Christopher Marlowe

Painting of a young man, perhaps Christopher Marlowe, 1585
Painting of a young man, perhaps Christopher Marlowe, 1585. © The Master and Fellows of Corpus Christi College, Cambridge


Christopher Marlowe’s short but active life, the rumours of ‘Diabolicall Atheisme’[1] swirling around him and his violent death have prompted comparisons with his most infamous dramatic creations: the blaspheming John Faustus of Doctor Faustus, the Machiavellian Barabas of The Jew of Malta, the homosexual Edward of Edward II. In reality, however, we don’t know what Marlowe’s life has to do with his works, although the comparisons are irresistible.

Birth, education and early life

Marlowe was born to John Marlowe and Elizabeth Archer in the cathedral city of Canterbury, and baptised on 26 February 1564. John was a shoemaker, and a notably argumentative man, a characteristic he shared with his son, who was involved in several violent confrontations. In 1589 Marlowe got into a ‘boute’ (fight), in which a man was killed, and he was briefly imprisoned; in May 1592 he was arrested after a street fight.

In 1578, at about 14, Marlowe was enrolled as a scholar of King’s School in Canterbury, and in 1580 he went to Corpus Christi College, Cambridge, on a scholarship given to able scholars who could also, if possible, ‘make a verse’. Around 1585 he started working as a government agent. Exactly what Marlowe did is unclear, but he is likely to have been a part of Sir Francis Walsingham’s intelligence network.

Theatrical career

Marlowe’s theatrical career kicked off in the later 1580s with Tamburlaine the Great, first performed in London in about 1587 to great popular success. A sequel was quickly produced, and the plays were printed together in 1590. The chronology of the rest of Marlowe’s plays is uncertain, but the first recorded performance of The Jew of Malta was in 1592, and The Massacre at Paris in 1593. The sophisticated and poetic Edward II may be one of Marlowe’s last works. This play’s depiction of a love relationship between two men has often been taken as evidence of Marlowe’s own homosexuality. Another major work from the 1590s is the sensual, homoerotic poem Hero and Leander.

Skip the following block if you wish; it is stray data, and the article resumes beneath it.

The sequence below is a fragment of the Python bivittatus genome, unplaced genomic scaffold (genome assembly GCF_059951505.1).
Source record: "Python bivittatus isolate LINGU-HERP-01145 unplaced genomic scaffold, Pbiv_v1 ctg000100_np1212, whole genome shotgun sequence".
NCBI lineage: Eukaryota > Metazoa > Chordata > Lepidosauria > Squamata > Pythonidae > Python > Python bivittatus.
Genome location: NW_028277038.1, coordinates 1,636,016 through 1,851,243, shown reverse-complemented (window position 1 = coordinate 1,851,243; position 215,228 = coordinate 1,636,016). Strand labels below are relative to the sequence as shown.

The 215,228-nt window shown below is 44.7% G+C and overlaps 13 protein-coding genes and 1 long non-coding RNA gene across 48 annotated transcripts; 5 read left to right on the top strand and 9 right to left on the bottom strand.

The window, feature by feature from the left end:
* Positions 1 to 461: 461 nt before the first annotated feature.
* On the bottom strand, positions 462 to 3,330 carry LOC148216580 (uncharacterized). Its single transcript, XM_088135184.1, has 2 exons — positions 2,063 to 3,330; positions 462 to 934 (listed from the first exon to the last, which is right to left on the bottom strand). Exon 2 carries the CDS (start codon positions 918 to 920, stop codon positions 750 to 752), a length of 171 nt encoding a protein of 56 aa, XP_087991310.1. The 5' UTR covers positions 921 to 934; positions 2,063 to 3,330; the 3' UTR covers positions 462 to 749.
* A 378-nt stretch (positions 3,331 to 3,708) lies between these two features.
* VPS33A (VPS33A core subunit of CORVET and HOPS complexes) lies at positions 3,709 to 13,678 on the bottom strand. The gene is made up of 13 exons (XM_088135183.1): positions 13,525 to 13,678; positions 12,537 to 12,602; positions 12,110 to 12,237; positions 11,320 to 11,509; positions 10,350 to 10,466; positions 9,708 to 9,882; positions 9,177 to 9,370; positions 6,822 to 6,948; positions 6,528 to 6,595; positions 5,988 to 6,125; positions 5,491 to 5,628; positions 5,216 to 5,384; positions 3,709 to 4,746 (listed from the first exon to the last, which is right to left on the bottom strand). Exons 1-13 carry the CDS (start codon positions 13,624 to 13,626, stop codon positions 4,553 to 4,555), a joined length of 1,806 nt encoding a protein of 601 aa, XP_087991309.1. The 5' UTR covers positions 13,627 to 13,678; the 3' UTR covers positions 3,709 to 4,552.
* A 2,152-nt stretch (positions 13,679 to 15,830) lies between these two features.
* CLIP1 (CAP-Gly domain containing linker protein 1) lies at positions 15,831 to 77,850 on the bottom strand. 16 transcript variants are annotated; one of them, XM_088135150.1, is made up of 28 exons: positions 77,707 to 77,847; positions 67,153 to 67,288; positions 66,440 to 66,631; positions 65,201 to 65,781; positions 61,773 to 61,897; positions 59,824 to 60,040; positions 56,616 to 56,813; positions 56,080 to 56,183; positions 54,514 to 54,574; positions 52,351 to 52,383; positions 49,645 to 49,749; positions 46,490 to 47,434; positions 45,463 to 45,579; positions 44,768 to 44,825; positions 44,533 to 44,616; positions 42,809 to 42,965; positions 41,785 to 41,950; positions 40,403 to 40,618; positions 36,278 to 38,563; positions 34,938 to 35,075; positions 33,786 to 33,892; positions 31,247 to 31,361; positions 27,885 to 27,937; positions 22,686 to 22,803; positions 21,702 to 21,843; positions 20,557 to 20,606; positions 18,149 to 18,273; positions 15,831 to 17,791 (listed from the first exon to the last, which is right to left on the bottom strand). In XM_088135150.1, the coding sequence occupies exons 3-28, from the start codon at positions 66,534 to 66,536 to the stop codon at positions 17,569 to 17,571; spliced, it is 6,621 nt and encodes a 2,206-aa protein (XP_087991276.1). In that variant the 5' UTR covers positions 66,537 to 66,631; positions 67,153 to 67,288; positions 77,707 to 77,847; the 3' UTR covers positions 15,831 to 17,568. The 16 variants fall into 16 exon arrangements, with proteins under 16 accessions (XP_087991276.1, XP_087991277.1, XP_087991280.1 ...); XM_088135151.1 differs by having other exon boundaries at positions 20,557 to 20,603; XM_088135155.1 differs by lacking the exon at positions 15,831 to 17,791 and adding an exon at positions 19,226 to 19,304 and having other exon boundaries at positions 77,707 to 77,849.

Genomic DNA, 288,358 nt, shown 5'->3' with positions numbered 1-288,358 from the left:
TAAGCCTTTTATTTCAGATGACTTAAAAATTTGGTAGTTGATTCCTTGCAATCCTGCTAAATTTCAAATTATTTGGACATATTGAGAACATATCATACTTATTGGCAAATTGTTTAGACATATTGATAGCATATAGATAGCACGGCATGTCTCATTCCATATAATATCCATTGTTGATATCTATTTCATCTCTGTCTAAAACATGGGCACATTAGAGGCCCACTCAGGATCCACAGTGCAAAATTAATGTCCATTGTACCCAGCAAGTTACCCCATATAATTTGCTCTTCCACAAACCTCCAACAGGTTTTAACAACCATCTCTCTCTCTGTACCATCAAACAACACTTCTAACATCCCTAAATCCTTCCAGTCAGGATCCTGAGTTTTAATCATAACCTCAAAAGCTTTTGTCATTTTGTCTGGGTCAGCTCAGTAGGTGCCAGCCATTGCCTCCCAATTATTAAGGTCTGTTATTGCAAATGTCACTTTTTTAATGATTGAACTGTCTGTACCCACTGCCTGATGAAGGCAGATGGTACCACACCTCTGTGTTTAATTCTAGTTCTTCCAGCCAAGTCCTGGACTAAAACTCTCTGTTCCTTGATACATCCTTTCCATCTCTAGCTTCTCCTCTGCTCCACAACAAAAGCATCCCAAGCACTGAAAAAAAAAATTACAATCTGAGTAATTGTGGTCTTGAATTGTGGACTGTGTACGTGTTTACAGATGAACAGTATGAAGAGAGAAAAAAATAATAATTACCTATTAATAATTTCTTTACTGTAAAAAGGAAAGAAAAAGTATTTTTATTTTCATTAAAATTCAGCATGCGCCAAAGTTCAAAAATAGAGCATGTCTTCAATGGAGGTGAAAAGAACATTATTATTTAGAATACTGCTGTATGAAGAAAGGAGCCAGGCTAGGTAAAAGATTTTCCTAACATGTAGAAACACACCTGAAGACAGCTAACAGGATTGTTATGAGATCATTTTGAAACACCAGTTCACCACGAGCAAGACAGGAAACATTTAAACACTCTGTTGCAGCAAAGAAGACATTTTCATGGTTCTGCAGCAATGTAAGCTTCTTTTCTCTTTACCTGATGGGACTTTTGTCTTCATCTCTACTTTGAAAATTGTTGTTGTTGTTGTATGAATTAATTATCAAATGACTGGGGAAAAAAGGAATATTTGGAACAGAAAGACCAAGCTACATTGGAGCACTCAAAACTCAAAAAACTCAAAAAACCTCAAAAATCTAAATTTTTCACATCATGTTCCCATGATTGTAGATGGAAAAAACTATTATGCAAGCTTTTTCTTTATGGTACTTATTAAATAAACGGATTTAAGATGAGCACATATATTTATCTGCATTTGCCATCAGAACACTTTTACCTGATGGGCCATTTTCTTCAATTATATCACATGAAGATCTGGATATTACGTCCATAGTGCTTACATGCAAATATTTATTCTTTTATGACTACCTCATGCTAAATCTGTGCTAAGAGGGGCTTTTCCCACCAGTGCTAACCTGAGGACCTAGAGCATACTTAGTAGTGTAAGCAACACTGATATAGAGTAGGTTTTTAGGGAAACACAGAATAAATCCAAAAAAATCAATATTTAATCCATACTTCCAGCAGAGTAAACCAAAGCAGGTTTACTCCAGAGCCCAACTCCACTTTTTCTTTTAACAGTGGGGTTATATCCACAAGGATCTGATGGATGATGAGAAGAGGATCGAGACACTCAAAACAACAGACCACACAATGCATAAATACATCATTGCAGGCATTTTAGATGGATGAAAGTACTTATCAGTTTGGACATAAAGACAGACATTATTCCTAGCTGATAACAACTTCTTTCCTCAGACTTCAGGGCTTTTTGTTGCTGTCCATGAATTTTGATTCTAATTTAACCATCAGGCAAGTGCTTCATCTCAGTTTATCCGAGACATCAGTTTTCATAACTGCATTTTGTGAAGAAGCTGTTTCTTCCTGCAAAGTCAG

Rumours, controversy and death

Rumours about Marlowe’s unconventional religious and political beliefs intensified before his death. After the posting of an anti-immigrant libel signed ‘Tamburlaine’ in London on 5 May 1593, Marlowe’s lodgings were raided and his room-mate Thomas Kyd arrested. Under interrogation Kyd accused Marlowe of blasphemy. On 18 May the Privy Council issued a warrant for his arrest. A few days later the council received a document compiled by the spy Robert Baines, listing 19 dangerous beliefs allegedly held by Marlowe, including ‘that Christ was a bastard and his mother dishonest’, and that ‘all they that love not tobacco and boys were fools’. On 30 May Marlowe was stabbed to death during a fight at a house in Deptford, apparently after an argument about a bill. The incident’s relation, if any, to Marlowe’s investigation by the Privy Council is unknown. He was about 29.

Further information about the life of Christopher Marlowe can be found via the Oxford Dictionary of National Biography.


[1] Robert Greene, Greenes Groatsworth of Witte (London, 1592), sig.F1r.

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